Conflict of interest: Nothing to declare.
Evaluation of metabolic syndrome after hematopoietic stem cell transplantation in children and adolescents†
Article first published online: 2 FEB 2012
Copyright © 2012 Wiley Periodicals, Inc.
Pediatric Blood & Cancer
Volume 59, Issue 2, pages 306–310, August 2012
How to Cite
Paris, C., Yates, L., Lama, P., Zepeda, A. J., Gutiérrez, D. and Palma, J. (2012), Evaluation of metabolic syndrome after hematopoietic stem cell transplantation in children and adolescents. Pediatr. Blood Cancer, 59: 306–310. doi: 10.1002/pbc.24104
- Issue published online: 11 JUN 2012
- Article first published online: 2 FEB 2012
- Manuscript Accepted: 12 JAN 2012
- Manuscript Received: 4 JUL 2011
- hematopoietic SCT;
- late effects;
- metabolic syndrome;
To determine the prevalence, characteristics, and risk factors associated with metabolic syndrome (MS) in patients undergoing hematopoietic stem cell transplantation (HSCT) in the Chilean National Program.
Descriptive and cross-sectional study including 69 patients was conducted. Body mass index, pubertal development, waist circumference, arterial pressure (AP), and triglycerides, HDL-cholesterol, and glucose levels were recorded at the time of study entry. The National Cholesterol Education Program (Adult Treatment Panel III, as modified by the American Heart Association) criteria are often used to diagnose MS in adults; however, for children and adolescents we followed criteria according to De Ferranti and American Diabetes Association. Statistical analyses were performed with a chi-square test or Fisher's exact test according to sample size.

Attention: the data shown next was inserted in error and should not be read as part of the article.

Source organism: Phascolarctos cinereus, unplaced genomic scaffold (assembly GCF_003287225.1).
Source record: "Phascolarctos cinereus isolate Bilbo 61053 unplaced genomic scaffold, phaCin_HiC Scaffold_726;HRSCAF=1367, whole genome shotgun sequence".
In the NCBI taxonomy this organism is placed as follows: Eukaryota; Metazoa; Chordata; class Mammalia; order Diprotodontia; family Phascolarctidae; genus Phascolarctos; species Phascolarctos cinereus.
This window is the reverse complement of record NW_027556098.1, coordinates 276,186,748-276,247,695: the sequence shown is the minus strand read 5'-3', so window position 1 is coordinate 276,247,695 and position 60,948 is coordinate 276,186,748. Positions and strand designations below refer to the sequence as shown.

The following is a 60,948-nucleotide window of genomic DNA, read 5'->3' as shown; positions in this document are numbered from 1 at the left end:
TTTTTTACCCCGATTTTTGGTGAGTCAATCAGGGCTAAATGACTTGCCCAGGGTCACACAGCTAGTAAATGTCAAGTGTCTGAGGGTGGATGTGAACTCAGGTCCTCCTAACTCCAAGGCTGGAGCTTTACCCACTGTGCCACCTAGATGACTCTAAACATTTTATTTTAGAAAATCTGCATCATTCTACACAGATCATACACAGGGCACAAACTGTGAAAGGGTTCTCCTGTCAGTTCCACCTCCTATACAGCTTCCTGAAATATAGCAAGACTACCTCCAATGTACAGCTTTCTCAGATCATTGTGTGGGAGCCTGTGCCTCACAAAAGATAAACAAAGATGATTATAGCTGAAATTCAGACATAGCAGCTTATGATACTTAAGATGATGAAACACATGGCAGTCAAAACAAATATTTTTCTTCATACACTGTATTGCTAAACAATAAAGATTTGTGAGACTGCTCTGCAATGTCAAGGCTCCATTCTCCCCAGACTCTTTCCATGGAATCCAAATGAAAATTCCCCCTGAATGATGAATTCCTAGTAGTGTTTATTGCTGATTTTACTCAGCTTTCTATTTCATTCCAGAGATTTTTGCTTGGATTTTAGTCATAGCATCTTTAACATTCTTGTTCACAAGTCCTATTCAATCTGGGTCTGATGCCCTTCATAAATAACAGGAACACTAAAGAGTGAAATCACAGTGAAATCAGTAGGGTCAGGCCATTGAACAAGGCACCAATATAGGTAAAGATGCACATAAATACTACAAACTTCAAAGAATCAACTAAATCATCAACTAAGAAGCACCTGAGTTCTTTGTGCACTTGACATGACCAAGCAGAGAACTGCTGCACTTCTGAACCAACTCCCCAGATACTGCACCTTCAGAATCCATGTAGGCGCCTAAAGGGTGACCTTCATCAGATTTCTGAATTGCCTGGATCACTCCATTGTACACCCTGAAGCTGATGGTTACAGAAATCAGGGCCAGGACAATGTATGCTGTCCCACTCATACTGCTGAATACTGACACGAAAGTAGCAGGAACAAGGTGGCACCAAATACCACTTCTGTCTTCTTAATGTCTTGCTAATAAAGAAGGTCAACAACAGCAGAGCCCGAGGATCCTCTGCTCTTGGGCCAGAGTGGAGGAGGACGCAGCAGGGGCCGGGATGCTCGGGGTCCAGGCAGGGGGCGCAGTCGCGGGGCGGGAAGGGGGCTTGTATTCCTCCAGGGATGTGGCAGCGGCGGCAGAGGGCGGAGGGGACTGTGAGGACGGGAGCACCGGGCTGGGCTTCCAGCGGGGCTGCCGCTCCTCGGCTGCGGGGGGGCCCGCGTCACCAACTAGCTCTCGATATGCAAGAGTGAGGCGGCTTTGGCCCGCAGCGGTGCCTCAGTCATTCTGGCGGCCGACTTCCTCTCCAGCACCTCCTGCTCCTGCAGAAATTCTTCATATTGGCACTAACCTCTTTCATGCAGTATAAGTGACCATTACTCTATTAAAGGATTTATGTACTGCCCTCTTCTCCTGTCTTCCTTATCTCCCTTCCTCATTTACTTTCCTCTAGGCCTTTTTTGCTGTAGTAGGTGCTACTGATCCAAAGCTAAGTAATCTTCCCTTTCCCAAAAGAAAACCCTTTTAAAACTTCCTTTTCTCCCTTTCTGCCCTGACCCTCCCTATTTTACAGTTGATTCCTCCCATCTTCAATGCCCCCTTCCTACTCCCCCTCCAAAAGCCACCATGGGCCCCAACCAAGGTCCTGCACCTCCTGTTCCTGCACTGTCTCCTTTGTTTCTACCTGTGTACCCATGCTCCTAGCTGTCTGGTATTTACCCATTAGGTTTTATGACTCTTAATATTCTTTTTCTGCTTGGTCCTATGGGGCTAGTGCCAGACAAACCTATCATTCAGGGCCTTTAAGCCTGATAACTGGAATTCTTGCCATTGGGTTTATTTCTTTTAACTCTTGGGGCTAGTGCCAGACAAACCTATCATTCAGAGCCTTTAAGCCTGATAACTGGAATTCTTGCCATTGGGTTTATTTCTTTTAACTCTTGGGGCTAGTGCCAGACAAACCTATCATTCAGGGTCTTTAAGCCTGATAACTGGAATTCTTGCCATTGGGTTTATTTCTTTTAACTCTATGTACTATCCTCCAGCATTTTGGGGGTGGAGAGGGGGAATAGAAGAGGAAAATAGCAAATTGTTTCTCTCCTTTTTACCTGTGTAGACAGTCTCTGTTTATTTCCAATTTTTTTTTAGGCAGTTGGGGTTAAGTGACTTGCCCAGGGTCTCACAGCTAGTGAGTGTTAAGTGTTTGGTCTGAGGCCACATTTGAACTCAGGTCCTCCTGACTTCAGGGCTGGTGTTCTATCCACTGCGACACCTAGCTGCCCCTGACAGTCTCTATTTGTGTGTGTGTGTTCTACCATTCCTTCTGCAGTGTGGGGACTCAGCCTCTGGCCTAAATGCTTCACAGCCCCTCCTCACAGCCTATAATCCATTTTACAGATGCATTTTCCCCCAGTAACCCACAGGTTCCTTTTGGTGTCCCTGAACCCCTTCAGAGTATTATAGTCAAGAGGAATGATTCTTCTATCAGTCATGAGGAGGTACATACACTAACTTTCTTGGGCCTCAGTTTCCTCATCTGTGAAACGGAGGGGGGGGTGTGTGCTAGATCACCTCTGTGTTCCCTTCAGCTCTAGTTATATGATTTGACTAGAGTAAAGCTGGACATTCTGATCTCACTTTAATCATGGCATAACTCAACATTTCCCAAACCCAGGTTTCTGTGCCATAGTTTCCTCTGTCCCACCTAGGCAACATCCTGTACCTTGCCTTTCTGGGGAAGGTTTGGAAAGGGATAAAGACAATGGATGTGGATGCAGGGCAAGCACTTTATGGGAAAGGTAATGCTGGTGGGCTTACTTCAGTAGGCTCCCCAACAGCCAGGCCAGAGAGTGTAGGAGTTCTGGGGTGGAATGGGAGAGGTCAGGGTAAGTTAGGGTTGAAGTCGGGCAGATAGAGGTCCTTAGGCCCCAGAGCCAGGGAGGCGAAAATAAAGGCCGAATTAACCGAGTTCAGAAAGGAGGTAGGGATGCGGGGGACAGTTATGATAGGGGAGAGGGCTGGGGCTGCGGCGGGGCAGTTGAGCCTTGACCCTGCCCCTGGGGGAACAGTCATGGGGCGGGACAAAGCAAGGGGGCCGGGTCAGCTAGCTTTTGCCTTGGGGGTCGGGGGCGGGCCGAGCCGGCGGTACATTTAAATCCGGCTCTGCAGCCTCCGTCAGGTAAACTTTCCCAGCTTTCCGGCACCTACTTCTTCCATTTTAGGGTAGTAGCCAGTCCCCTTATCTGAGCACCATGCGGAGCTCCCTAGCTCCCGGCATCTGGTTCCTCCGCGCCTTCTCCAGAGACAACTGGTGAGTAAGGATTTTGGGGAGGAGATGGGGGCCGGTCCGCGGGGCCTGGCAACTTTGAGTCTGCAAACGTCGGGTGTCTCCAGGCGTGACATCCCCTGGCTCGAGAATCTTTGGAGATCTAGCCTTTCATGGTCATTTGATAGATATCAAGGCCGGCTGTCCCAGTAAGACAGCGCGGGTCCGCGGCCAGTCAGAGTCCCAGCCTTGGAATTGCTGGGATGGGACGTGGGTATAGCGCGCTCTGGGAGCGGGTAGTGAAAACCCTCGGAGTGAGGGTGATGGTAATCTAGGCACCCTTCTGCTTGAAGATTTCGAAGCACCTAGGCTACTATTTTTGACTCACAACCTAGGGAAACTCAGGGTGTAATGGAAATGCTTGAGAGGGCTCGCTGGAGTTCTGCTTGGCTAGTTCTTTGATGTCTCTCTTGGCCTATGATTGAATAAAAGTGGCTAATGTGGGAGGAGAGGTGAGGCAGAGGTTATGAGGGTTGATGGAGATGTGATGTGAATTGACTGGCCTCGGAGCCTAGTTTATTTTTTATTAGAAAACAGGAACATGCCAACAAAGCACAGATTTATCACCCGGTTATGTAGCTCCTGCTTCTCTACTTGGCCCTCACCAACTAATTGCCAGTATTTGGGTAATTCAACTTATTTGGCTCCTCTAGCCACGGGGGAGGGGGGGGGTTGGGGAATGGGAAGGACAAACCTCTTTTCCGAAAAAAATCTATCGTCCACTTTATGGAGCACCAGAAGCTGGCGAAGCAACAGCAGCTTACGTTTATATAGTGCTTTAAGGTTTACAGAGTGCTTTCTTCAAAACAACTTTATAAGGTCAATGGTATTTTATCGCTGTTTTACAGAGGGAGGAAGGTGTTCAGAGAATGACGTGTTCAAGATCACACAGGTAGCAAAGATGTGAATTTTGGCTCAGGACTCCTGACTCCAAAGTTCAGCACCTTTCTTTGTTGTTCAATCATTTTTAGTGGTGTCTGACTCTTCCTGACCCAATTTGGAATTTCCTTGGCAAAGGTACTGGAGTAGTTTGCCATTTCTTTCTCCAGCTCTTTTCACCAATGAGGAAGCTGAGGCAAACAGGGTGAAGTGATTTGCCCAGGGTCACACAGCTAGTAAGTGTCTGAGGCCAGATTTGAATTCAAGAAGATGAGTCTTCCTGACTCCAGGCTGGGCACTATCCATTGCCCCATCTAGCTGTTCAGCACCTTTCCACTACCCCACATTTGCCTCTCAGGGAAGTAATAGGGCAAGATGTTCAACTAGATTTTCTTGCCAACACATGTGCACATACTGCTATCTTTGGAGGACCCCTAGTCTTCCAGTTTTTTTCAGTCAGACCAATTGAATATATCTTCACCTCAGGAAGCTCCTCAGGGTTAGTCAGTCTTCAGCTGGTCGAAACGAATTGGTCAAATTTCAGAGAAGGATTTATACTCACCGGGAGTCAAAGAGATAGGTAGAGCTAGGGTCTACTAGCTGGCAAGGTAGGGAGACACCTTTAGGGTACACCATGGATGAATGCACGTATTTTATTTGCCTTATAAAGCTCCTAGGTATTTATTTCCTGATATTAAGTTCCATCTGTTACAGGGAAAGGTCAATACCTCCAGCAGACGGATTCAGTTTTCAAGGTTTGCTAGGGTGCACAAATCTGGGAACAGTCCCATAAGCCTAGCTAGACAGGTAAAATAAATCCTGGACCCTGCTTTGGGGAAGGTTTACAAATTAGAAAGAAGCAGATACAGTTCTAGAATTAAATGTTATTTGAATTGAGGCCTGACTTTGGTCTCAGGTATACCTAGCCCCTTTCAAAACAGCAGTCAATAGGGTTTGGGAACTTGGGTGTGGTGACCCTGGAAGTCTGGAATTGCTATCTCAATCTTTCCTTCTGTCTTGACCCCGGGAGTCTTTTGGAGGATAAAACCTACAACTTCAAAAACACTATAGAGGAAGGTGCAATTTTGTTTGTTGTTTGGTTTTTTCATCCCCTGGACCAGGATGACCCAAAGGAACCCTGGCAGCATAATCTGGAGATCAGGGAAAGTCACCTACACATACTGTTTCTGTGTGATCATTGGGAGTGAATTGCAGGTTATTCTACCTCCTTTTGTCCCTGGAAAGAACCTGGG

Sixty-nine patients were studied. The median age at the time of diagnosis was 12.9 years, and the median time of follow-up post-transplant was 4 years. Forty-three patients were males, 54 patients had malignant diseases, and 59 patients received allogeneic transplants. Of the 69 patients, 32% had MS; the most common MS features were abdominal obesity (73%), hypertriglyceridemia (91%), and a low HDL-cholesterol level (96%). The most significant risk factor for MS was corticosteroid therapy use pre- (P < 0.03) and post-HSCT (P < 0.03), obesity and overweight associated with MS (P < 0.001). No patient developed cardiovascular complications.
The prevalence of MS was 32%, which was significantly higher than in a healthy pediatric population. We recommend prolonged follow-up for transplant recipients, coupled with enforcement of preventive measures, such as early diagnosis and encouragement of a healthy lifestyle. Pediatr Blood Cancer 2012;59:306–310. © 2012 Wiley Periodicals, Inc.